August, 2014

Dear Ones,

On August 17, 2014 I will return to the Congregation full time and am ready and grateful for another year of congregational life.

In June I left for Providence, Rhode Island to attend General Assembly along with thousands of other Unitarian Universalists. I was appointed by the UUA's Board of Trustees to serve as a Commissioner on the UUA's Commission on Social Witness last year. I tell you this because General Assembly is very different for those of us who serve. Our week is packed with meetings, follow-up and preparation for plenary sessions where delegates vote on the business of the UUA. Though I'm glad to serve it doesn't leave time for workshops and other gatherings. It's simply the nature of the work. I did have a chance to attend the Barre Street and Ware lectures and worship. You will hear many themes from our pulpit that originated in Providence. I then visited our home in New York and spent some time with family in New York and Canada. After a few weeks I decided that I was well rested and wanted to return home for the remainder of my time. I truly missed Florida and being among you.

Oh I must not forget my husband, Richard! Of course I missed him as he remained in Florida. I returned home with my youngest son, Robert. Robert lives in New York on the border of the U.S. and Canada. We helped Robert move from Massachusetts to New York when Richard and I left Rhode Island for New York. It was nice having him close. Then life happened and I realized I wanted to serve a congregation in Florida and was invited to serve. You may have heard of this incredible Congregation. Richard and I decided that we would move south leaving Robert very far north. Our family is very open with our lives. You may know that Robert has schizophrenia and has been healthy for years. Our family decided during Robert's recent visit that we would all enjoy being closer. Robert has decided to move to Florida and we support him. It wasn't an easy decision. We are accustomed to the services Robert requires in the northeast -- particularly progressive and on the cutting edge Massachusetts.

We were concerned and dismayed with what Florida had to offer Robert. Having been required to be advocates as well as parents for our sons for many years we didn't flinch. We, including Robert, have chosen services and clinicians we are comfortable with. This means Robert will be living with us until we all feel he is ready to transition into a home of his own. Richard and I forget that this may all sound concerning to some. We've successfully transitioned both of our sons many times at different milestones in their lives. When you share your life with someone with a disability it sometimes becomes the typical way your family functions. We make sure everyone has what they need just like any other family. It becomes unconscious routine.

This is how our family works. So no worries. This is simply another day in our lives. We are grateful to have Robert near and share in his life. Our oldest son, Antonio, is perfectly happy remaining in Massachusetts where he has friends, a job, a girlfriend, and the UU church where he was raised as a boy and now serves on committees and sings in the choir as an adult.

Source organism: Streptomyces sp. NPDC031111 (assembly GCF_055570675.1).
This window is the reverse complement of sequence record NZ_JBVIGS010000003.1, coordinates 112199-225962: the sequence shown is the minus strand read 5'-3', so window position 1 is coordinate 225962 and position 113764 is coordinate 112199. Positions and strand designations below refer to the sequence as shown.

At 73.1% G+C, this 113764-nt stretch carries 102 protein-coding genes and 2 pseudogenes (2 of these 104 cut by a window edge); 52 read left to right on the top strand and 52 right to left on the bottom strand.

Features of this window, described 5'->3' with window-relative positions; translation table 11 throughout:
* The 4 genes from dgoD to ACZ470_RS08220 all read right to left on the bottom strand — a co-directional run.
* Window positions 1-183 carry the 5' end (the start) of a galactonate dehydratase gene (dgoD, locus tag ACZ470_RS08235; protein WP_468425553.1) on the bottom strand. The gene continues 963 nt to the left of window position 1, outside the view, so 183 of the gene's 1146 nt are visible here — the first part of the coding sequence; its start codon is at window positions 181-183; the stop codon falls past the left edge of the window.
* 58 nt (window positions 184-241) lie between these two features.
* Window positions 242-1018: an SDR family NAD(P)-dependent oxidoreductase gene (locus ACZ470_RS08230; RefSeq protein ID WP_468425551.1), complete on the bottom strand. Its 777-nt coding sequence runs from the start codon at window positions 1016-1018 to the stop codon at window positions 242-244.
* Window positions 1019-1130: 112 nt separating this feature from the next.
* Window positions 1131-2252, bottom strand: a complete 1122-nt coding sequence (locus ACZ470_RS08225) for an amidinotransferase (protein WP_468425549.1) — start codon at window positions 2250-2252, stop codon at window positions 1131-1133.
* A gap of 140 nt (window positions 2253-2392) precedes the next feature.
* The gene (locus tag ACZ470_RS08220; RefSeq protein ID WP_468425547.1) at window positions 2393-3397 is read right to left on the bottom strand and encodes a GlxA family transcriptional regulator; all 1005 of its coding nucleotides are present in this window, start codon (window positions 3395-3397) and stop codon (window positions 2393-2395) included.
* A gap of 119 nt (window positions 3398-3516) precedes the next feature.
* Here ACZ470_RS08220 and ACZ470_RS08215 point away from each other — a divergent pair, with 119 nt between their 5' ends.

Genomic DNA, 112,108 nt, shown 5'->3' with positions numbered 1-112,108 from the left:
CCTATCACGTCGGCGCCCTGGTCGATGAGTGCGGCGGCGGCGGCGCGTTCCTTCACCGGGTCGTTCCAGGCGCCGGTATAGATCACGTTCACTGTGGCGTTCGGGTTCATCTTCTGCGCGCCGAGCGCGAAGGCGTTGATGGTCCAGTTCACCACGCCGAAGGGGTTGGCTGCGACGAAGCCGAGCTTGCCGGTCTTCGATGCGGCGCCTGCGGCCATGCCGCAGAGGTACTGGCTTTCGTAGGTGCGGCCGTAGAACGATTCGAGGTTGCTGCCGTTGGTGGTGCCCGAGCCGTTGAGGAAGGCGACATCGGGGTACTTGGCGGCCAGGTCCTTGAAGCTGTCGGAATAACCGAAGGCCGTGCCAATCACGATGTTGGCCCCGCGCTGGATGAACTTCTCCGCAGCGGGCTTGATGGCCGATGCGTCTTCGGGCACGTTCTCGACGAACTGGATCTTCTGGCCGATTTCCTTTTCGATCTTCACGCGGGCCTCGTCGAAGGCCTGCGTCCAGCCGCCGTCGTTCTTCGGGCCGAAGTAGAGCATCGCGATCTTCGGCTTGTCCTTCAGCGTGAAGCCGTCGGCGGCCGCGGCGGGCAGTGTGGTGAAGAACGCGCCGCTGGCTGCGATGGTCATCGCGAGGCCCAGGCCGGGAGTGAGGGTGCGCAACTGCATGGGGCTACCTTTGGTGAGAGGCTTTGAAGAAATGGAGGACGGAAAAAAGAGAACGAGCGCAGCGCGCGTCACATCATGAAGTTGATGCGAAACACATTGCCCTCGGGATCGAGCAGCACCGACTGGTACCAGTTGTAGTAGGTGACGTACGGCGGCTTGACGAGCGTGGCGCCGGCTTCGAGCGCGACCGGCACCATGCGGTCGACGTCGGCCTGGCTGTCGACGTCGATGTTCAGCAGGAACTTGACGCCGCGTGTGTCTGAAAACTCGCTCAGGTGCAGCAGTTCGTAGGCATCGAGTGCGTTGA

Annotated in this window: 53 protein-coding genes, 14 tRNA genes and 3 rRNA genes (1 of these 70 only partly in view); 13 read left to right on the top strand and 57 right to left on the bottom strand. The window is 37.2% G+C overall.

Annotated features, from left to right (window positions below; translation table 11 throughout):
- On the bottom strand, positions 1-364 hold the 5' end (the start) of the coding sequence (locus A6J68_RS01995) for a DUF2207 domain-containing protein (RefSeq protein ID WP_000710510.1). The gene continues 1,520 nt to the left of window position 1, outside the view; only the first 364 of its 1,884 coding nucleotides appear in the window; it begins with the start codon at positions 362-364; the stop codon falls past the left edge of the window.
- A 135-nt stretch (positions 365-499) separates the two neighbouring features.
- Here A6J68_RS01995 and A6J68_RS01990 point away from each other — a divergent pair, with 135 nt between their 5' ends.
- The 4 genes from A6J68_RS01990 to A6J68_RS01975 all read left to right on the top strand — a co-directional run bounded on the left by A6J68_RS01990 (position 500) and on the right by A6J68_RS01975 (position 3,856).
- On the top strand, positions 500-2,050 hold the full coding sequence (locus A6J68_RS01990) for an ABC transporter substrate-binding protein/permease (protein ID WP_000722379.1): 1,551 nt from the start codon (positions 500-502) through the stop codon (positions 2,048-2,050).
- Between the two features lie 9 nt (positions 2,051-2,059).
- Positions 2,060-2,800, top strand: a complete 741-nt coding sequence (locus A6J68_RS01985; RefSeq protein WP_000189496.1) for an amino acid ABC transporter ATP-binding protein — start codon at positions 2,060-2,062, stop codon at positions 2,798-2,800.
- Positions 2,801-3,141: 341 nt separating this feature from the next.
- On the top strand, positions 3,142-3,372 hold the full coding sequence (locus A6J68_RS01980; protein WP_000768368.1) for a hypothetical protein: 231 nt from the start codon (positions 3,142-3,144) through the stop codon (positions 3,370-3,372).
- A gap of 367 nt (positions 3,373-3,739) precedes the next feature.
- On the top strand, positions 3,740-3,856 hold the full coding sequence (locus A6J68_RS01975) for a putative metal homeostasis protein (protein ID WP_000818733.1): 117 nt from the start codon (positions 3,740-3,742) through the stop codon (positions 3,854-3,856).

Back to my summer! I am leaving for Minneapolis on August 11, 2014 and returning to our pulpit on August 17. I will be working with four other Commissioners to develop and write Statements of Conscience, the UUA's official position, on Reproductive Justice and beginning our work on Escalating Inequality. I'm positive we will change that title. We wouldn't want anyone to think that we are working to bring forth more inequality!

My summer was one of discovery. I discovered just how attached I've become to Florida and the Congregation. I was elated to return to the Sanctuary and be held by this generous community. Richard and I are thrilled to be living in North Palm Beach.

I discovered that I am at a different place with my children. They have grown into amazing adults. I have to remember they are adults. I discovered that we all realize we share more than we thought. We laugh and cry retelling stories of our journey together. We enjoy one another more than ever. I've discovered that the man I've loved dearly for 24 years is strong enough and willing to make sacrifices for my calling and my happiness. He is quite happy to do so, rediscovers his passions and joys, and finally has the opportunity to feel that this is his Congregation and not simply the church that his husband serves. It's been a long time since Richard has been able to embrace and feel held by a congregation.

I've discovered that I am more vulnerable now than at any other time in my life. A myth about vulnerability is that it is a weakness. Being vulnerable, for me, is a powerful and authentic way to live. Author Brene Brown tells us "Vulnerability is the heart of meaningful experiences." Each of you have joined me in making our moments together meaningful thus allowing me to be vulnerable; to be open to your spirit, your laughter, your sorrows and living my call authentically. Thank you. I discover each day that our shared ministry is guided by escalating love, trust, and sense of mission. Thank you.

Soon Anozaire, our Coordinator of Religious Education, will unveil the RE program for the coming year. We have worked very hard on this program! We are excited by offering new ways of being in our Congregational life to our children, youth, and their families. I'm counting on many to step forward as volunteers to assist with the program. Please bring water from a place that has been meaningful to you this summer for our Water Communion in October when most of our snowbirds return. May the remainder of your summer days be filled with blessings and discovery.

Rev. CJ


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